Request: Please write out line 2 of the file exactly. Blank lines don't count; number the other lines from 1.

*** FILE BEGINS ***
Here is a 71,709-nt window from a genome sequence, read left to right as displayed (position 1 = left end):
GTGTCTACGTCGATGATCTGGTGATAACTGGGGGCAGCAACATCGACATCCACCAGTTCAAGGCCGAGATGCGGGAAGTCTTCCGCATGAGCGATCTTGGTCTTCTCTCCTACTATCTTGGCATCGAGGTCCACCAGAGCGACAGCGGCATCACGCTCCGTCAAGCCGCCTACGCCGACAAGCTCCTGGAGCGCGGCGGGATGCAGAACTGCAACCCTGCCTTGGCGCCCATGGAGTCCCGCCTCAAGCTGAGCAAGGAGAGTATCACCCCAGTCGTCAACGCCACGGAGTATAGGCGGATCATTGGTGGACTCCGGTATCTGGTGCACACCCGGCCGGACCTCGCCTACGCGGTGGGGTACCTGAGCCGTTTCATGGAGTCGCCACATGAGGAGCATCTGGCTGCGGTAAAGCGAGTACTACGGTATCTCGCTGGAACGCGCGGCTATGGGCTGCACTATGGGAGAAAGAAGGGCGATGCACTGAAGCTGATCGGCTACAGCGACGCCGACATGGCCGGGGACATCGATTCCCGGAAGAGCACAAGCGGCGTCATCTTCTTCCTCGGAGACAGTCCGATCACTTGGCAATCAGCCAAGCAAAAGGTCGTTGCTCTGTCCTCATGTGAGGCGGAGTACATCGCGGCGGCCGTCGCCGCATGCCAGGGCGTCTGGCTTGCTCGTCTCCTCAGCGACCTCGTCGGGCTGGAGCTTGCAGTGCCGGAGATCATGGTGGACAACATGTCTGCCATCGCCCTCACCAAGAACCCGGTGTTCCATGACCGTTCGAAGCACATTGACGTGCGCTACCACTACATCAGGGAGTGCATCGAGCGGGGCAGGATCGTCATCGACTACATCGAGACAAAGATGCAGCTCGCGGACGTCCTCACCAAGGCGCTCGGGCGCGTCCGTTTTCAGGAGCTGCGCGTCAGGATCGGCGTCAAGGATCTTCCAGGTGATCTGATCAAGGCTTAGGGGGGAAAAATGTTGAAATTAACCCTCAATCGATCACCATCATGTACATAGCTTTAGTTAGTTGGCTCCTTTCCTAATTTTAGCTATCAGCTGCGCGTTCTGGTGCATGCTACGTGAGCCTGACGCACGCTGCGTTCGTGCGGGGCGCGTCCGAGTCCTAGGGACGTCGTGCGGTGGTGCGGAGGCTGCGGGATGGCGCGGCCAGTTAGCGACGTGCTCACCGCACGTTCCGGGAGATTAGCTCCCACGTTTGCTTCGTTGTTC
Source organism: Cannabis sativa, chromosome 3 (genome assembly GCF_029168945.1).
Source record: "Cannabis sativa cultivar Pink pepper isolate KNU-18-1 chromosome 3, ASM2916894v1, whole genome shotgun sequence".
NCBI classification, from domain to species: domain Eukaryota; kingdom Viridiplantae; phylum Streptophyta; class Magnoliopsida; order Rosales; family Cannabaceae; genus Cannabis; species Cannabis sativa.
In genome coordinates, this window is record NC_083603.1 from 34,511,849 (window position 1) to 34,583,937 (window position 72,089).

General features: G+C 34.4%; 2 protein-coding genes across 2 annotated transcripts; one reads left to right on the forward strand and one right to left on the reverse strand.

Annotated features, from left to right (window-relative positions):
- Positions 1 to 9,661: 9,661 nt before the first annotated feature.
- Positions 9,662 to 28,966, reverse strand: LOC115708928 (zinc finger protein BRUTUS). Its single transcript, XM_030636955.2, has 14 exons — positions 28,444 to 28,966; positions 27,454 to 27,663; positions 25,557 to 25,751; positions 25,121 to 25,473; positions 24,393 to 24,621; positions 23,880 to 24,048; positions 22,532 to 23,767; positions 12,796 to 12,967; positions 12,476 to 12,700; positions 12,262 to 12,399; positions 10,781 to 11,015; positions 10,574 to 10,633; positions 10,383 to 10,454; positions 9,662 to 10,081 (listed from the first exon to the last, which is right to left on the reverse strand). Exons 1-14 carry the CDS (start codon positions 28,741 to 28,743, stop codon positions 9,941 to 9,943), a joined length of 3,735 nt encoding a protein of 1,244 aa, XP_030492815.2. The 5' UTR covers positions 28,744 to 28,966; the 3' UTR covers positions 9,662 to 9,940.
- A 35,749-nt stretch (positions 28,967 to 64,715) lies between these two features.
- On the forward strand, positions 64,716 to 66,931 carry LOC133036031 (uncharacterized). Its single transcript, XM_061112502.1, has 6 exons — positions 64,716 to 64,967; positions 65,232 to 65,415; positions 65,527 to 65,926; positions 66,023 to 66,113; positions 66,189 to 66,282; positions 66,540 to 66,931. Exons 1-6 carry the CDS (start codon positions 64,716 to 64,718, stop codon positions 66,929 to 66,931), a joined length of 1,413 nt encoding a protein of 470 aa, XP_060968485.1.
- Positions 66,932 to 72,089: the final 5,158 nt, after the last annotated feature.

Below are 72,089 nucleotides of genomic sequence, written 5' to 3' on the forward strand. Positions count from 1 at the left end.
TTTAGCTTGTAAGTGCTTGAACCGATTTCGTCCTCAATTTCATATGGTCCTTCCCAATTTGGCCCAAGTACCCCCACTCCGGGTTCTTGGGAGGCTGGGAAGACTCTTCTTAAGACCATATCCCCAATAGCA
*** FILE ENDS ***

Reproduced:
GTGTCTACGTCGATGATCTGGTGATAACTGGGGGCAGCAACATCGACATCCACCAGTTCAAGGCCGAGATGCGGGAAGTCTTCCGCATGAGCGATCTTGGTCTTCTCTCCTACTATCTTGGCATCGAGGTCCACCAGAGCGACAGCGGCATCACGCTCCGTCAAGCCGCCTACGCCGACAAGCTCCTGGAGCGCGGCGGGATGCAGAACTGCAACCCTGCCTTGGCGCCCATGGAGTCCCGCCTCAAGCTGAGCAAGGAGAGTATCACCCCAGTCGTCAACGCCACGGAGTATAGGCGGATCATTGGTGGACTCCGGTATCTGGTGCACACCCGGCCGGACCTCGCCTACGCGGTGGGGTACCTGAGCCGTTTCATGGAGTCGCCACATGAGGAGCATCTGGCTGCGGTAAAGCGAGTACTACGGTATCTCGCTGGAACGCGCGGCTATGGGCTGCACTATGGGAGAAAGAAGGGCGATGCACTGAAGCTGATCGGCTACAGCGACGCCGACATGGCCGGGGACATCGATTCCCGGAAGAGCACAAGCGGCGTCATCTTCTTCCTCGGAGACAGTCCGATCACTTGGCAATCAGCCAAGCAAAAGGTCGTTGCTCTGTCCTCATGTGAGGCGGAGTACATCGCGGCGGCCGTCGCCGCATGCCAGGGCGTCTGGCTTGCTCGTCTCCTCAGCGACCTCGTCGGGCTGGAGCTTGCAGTGCCGGAGATCATGGTGGACAACATGTCTGCCATCGCCCTCACCAAGAACCCGGTGTTCCATGACCGTTCGAAGCACATTGACGTGCGCTACCACTACATCAGGGAGTGCATCGAGCGGGGCAGGATCGTCATCGACTACATCGAGACAAAGATGCAGCTCGCGGACGTCCTCACCAAGGCGCTCGGGCGCGTCCGTTTTCAGGAGCTGCGCGTCAGGATCGGCGTCAAGGATCTTCCAGGTGATCTGATCAAGGCTTAGGGGGGAAAAATGTTGAAATTAACCCTCAATCGATCACCATCATGTACATAGCTTTAGTTAGTTGGCTCCTTTCCTAATTTTAGCTATCAGCTGCGCGTTCTGGTGCATGCTACGTGAGCCTGACGCACGCTGCGTTCGTGCGGGGCGCGTCCGAGTCCTAGGGACGTCGTGCGGTGGTGCGGAGGCTGCGGGATGGCGCGGCCAGTTAGCGACGTGCTCACCGCACGTTCCGGGAGATTAGCTCCCACGTTTGCTTCGTTGTTC